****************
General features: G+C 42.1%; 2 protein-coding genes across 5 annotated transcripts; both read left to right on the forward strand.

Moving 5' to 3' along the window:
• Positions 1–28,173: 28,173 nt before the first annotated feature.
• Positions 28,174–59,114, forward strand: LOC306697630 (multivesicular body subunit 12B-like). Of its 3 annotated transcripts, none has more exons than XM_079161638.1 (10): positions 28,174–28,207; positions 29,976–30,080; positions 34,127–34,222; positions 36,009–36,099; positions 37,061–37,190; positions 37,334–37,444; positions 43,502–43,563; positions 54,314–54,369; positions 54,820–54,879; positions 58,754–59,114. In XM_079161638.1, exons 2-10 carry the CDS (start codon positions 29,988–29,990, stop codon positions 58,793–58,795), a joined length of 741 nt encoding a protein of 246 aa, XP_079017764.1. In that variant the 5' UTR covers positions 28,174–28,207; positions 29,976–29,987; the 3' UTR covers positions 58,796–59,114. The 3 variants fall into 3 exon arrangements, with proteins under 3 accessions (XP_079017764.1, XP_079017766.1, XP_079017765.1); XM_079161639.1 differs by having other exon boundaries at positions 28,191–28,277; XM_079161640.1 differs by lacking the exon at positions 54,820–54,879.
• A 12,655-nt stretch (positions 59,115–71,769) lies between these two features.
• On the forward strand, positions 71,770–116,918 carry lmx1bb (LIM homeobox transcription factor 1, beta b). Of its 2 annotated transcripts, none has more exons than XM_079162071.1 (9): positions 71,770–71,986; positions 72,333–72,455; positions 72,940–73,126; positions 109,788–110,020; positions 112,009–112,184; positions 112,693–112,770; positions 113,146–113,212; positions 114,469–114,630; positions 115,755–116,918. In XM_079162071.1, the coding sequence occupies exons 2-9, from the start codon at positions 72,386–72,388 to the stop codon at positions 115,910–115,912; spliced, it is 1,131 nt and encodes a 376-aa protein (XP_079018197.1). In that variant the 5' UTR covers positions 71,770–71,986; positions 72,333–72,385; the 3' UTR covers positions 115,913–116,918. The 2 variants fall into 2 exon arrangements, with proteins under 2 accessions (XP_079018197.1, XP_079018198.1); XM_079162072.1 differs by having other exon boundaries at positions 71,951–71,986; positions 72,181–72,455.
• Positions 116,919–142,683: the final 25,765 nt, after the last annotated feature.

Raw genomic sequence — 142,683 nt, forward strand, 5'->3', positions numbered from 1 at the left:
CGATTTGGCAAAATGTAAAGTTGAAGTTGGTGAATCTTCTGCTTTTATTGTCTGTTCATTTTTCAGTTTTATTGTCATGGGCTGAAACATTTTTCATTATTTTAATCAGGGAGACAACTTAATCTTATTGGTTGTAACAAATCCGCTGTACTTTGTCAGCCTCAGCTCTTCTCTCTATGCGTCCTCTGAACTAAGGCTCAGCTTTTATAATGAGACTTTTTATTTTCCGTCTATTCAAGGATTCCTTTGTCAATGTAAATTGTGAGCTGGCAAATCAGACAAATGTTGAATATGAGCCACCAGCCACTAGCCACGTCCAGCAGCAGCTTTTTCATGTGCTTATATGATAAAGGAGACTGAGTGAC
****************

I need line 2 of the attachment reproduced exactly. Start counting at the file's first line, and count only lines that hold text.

Moving 5' to 3' along the window: